Voting Ain’t Easy for Many
Why aren’t Americans voting? Could it be that our political parties can’t seem to agree on effective policies that would make it easier to vote? According to the Congressional Research Service, issues about when voters receive or cast a ballot, where they receive or cast it, and how they receive or cast it drive discourse on election policy. Election issues are complicated, to be sure. Both right- and left-leaning advocates view voting as a cherished right, but they cannot agree upon which policies will increase and protect votes. Often instead they choose to ignore one another’s concerns.
Right-leaning advocates such as those from Protect Elderly Votes, a project of the American Constitutional Rights Union, advocate for an “Elderly Voting Bill of Rights” that they hope would create an “environment respecting the voting choices of our citizens while making it easy to vote and hard to cheat.” They support making it easier for older adults to be able to vote (including by mail), but seemingly ignore ongoing voting barriers—many steeped in historic racism and codified by law—and other conservatives who fight voting by mail. And many of the policy solutions from right-leaning advocates, such as the “election police,” rely upon the underlying assumption that wide-scale election fraud exists.
‘Left-leaning voting advocates point to the exponential increase in voter suppression tactics.’
While we should absolutely hope and expect accurate election results, we can agree that 100% accuracy is nearly impossible to achieve. But we’re close. A conservative think-tank, The Heritage Foundation’s own database of such known fraud, demonstrates how rare it is. As of November 2022, more than 1,300 proven cases of voter fraud were documented over four decades of research, which “are just a fraction of the 2 billion votes cast in federal elections in that same time-period.”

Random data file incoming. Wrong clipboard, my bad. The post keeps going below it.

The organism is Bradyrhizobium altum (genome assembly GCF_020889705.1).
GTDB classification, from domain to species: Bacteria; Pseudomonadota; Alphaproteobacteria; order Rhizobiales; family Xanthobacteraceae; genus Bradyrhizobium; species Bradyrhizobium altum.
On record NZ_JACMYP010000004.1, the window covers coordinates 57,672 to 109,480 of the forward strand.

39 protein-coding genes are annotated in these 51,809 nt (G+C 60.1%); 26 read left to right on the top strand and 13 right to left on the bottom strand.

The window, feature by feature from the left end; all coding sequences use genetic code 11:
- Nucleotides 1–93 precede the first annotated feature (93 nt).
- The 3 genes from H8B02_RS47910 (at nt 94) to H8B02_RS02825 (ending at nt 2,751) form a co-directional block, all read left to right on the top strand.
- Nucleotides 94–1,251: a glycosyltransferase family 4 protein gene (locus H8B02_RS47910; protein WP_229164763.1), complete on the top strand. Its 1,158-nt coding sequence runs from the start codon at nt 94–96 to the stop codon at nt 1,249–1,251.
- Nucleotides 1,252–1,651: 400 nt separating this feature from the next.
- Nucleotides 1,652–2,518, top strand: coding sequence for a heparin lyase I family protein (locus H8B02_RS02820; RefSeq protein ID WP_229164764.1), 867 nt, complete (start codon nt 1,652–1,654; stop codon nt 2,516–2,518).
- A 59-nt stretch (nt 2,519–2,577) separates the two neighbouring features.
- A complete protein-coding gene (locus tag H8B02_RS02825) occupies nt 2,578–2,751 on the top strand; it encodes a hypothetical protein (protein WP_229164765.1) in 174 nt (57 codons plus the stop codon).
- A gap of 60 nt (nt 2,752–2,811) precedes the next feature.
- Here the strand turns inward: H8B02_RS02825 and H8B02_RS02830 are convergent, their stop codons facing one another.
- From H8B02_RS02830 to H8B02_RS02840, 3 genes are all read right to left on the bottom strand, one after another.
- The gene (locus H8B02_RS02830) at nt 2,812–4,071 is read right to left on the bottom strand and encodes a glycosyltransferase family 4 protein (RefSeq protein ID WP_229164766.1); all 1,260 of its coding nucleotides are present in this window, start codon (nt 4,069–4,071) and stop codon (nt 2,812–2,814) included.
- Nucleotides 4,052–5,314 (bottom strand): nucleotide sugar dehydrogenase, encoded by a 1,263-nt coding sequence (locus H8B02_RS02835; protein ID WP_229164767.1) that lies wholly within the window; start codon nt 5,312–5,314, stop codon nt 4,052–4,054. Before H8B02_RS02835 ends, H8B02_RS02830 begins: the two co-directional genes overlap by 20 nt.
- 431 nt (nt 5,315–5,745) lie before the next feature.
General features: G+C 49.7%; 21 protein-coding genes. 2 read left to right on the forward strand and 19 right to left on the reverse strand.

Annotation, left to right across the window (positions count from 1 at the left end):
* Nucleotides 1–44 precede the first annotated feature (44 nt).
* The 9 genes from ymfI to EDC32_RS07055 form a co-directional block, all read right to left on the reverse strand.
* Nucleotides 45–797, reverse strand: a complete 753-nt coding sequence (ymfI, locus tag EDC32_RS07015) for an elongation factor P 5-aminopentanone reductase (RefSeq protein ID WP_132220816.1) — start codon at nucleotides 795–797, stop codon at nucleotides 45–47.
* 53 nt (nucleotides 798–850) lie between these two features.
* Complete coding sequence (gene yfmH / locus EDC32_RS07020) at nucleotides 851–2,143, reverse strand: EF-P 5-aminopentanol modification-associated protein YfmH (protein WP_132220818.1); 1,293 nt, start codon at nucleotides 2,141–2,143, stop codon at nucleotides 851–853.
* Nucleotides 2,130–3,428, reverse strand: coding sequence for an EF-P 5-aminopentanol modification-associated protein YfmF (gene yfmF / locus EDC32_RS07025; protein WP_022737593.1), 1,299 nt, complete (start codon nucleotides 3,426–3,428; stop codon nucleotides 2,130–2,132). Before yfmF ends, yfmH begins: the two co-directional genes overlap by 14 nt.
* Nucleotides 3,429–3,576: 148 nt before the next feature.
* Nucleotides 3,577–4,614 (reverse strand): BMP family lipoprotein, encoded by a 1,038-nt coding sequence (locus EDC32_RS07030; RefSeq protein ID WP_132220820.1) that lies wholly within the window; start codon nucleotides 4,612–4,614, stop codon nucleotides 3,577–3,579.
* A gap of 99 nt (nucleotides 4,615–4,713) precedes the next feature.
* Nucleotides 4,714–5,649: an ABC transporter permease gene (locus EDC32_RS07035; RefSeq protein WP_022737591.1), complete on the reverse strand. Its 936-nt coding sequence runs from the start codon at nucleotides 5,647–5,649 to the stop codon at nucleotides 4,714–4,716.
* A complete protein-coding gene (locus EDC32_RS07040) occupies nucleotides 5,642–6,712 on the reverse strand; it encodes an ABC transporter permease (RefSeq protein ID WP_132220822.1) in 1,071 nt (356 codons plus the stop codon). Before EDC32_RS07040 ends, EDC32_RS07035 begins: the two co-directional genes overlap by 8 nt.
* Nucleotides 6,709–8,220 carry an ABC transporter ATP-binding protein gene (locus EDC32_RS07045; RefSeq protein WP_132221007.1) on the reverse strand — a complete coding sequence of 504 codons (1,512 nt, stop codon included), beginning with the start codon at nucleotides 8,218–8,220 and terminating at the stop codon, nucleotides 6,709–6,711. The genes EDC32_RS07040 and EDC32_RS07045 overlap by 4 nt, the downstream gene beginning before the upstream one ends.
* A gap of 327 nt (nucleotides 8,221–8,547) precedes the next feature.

Left-leaning voting advocates point to the exponential increase in voter suppression tactics, which as the Brennan Center explains is “the modern approach to voter suppression [that] can often be characterized as death by a thousand cuts.” Long-standing organizations, like the NAACP, advocate to make sure the federal Voting Rights Act of 1965, which among other things, cleared the way for Black voters to go to the polls without fear, isn’t weakened. Newer organizations such as Fair Fight are effectively raising awareness of ongoing efforts that disenfranchise voters—in voter registration, ballot access, or the counting of votes. Unlike the limited instances of voter fraud, more and more states are issuing rules about “issues like voter ID, mail voting, resource allocation at polling places, and voter roll maintenance [that] add up to create significant burdens, particularly on communities of color,” according to the Brennan Center.
Early readouts from the 2022 midterms indicate that the generations aren’t all that far apart on the issues that matter most. But if older adults truly care about the future of our democracy, they should become the engines of voter drives and engagement, not voter suppression, which will further erode the faith of younger voters in democracy.
Peter Kaldes is the President and CEO of the American Society on Aging.
Photo caption: Americans at a polling booth.